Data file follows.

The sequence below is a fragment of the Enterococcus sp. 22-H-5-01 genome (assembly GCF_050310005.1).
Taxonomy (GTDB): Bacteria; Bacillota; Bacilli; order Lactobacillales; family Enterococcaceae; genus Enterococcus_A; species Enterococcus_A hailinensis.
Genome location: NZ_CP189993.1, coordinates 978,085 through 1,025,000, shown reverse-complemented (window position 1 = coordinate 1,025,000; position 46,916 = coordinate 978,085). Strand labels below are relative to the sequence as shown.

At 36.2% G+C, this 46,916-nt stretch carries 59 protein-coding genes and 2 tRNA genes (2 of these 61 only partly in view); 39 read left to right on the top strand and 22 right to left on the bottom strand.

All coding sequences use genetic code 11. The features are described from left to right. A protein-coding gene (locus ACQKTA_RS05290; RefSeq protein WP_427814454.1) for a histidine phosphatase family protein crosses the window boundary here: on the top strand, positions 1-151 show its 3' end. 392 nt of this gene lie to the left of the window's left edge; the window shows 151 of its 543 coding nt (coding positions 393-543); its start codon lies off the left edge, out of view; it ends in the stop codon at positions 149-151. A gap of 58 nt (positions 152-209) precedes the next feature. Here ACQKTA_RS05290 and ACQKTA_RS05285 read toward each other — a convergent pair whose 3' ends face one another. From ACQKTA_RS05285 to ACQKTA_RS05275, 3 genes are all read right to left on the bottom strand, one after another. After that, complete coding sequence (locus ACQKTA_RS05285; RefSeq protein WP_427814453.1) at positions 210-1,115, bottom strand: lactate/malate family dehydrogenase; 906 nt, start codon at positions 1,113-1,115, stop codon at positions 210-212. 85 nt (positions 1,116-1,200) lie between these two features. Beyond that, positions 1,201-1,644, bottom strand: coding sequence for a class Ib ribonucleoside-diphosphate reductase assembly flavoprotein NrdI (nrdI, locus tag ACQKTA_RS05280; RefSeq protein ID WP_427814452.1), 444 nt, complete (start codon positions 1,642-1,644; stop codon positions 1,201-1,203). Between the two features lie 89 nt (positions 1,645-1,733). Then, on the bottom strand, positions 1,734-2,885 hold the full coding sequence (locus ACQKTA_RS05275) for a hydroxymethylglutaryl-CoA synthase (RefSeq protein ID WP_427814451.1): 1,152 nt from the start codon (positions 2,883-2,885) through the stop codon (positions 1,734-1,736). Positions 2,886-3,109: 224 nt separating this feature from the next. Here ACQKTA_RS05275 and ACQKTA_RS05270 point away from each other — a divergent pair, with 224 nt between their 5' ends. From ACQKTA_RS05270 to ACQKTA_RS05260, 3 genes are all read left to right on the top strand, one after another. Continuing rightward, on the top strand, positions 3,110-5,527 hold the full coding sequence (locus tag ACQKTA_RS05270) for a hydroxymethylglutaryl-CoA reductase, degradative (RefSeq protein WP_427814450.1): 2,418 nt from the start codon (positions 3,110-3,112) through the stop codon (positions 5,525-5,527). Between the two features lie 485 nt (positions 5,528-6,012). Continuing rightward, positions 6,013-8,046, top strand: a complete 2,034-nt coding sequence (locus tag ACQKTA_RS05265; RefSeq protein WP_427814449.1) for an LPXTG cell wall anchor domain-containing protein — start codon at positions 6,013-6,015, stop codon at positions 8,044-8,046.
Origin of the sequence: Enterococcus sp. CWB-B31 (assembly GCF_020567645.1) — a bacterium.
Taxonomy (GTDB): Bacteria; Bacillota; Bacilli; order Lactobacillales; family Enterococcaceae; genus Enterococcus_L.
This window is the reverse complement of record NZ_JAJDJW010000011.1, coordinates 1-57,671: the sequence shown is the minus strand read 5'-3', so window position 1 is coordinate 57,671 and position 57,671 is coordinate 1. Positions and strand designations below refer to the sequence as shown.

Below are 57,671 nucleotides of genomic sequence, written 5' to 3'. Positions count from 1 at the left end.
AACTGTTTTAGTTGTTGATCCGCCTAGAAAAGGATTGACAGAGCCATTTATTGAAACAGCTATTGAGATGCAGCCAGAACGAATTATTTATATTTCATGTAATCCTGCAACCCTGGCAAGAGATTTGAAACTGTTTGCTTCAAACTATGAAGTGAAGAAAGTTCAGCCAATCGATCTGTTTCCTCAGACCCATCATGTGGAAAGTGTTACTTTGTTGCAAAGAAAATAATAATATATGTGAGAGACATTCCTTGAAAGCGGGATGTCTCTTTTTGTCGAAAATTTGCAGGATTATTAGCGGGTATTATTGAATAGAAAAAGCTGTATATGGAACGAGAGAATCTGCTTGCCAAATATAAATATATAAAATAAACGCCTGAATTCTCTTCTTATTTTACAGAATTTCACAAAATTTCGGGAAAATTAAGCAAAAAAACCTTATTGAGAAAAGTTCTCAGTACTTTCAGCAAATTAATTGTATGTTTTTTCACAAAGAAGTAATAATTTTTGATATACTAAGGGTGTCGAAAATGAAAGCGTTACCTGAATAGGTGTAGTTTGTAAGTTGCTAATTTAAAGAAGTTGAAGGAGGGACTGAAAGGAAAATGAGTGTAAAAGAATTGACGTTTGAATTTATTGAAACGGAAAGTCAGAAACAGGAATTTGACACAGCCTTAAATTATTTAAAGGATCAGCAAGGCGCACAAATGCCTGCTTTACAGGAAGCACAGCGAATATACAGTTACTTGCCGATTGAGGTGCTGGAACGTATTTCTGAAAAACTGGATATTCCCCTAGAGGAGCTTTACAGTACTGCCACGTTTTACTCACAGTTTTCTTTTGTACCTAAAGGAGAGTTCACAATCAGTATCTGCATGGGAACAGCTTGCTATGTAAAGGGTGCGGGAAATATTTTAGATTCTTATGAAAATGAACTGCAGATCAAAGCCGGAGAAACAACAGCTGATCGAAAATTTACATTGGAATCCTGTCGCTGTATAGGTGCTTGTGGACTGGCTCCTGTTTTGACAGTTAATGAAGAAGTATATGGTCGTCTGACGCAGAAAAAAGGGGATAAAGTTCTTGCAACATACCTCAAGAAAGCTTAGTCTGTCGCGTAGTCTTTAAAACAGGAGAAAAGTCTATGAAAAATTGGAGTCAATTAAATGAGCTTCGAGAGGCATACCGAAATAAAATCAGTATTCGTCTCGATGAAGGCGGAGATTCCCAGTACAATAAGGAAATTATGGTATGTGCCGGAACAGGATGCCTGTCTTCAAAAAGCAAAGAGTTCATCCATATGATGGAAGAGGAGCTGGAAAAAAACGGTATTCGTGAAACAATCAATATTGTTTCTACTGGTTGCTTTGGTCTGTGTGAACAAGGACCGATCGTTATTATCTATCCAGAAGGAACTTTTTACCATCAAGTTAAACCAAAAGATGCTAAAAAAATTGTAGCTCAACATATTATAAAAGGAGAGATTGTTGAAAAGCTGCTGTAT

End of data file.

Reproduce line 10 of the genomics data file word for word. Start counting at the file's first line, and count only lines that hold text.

AACTGTTTTAGTTGTTGATCCGCCTAGAAAAGGATTGACAGAGCCATTTATTGAAACAGCTATTGAGATGCAGCCAGAACGAATTATTTATATTTCATGTAATCCTGCAACCCTGGCAAGAGATTTGAAACTGTTTGCTTCAAACTATGAAGTGAAGAAAGTTCAGCCAATCGATCTGTTTCCTCAGACCCATCATGTGGAAAGTGTTACTTTGTTGCAAAGAAAATAATAATATATGTGAGAGACATTCCTTGAAAGCGGGATGTCTCTTTTTGTCGAAAATTTGCAGGATTATTAGCGGGTATTATTGAATAGAAAAAGCTGTATATGGAACGAGAGAATCTGCTTGCCAAATATAAATATATAAAATAAACGCCTGAATTCTCTTCTTATTTTACAGAATTTCACAAAATTTCGGGAAAATTAAGCAAAAAAACCTTATTGAGAAAAGTTCTCAGTACTTTCAGCAAATTAATTGTATGTTTTTTCACAAAGAAGTAATAATTTTTGATATACTAAGGGTGTCGAAAATGAAAGCGTTACCTGAATAGGTGTAGTTTGTAAGTTGCTAATTTAAAGAAGTTGAAGGAGGGACTGAAAGGAAAATGAGTGTAAAAGAATTGACGTTTGAATTTATTGAAACGGAAAGTCAGAAACAGGAATTTGACACAGCCTTAAATTATTTAAAGGATCAGCAAGGCGCACAAATGCCTGCTTTACAGGAAGCACAGCGAATATACAGTTACTTGCCGATTGAGGTGCTGGAACGTATTTCTGAAAAACTGGATATTCCCCTAGAGGAGCTTTACAGTACTGCCACGTTTTACTCACAGTTTTCTTTTGTACCTAAAGGAGAGTTCACAATCAGTATCTGCATGGGAACAGCTTGCTATGTAAAGGGTGCGGGAAATATTTTAGATTCTTATGAAAATGAACTGCAGATCAAAGCCGGAGAAACAACAGCTGATCGAAAATTTACATTGGAATCCTGTCGCTGTATAGGTGCTTGTGGACTGGCTCCTGTTTTGACAGTTAATGAAGAAGTATATGGTCGTCTGACGCAGAAAAAAGGGGATAAAGTTCTTGCAACATACCTCAAGAAAGCTTAGTCTGTCGCGTAGTCTTTAAAACAGGAGAAAAGTCTATGAAAAATTGGAGTCAATTAAATGAGCTTCGAGAGGCATACCGAAATAAAATCAGTATTCGTCTCGATGAAGGCGGAGATTCCCAGTACAATAAGGAAATTATGGTATGTGCCGGAACAGGATGCCTGTCTTCAAAAAGCAAAGAGTTCATCCATATGATGGAAGAGGAGCTGGAAAAAAACGGTATTCGTGAAACAATCAATATTGTTTCTACTGGTTGCTTTGGTCTGTGTGAACAAGGACCGATCGTTATTATCTATCCAGAAGGAACTTTTTACCATCAAGTTAAACCAAAAGATGCTAAAAAAATTGTAGCTCAACATATTATAAAAGGAGAGATTGTTGAAAAGCTGCTGTAT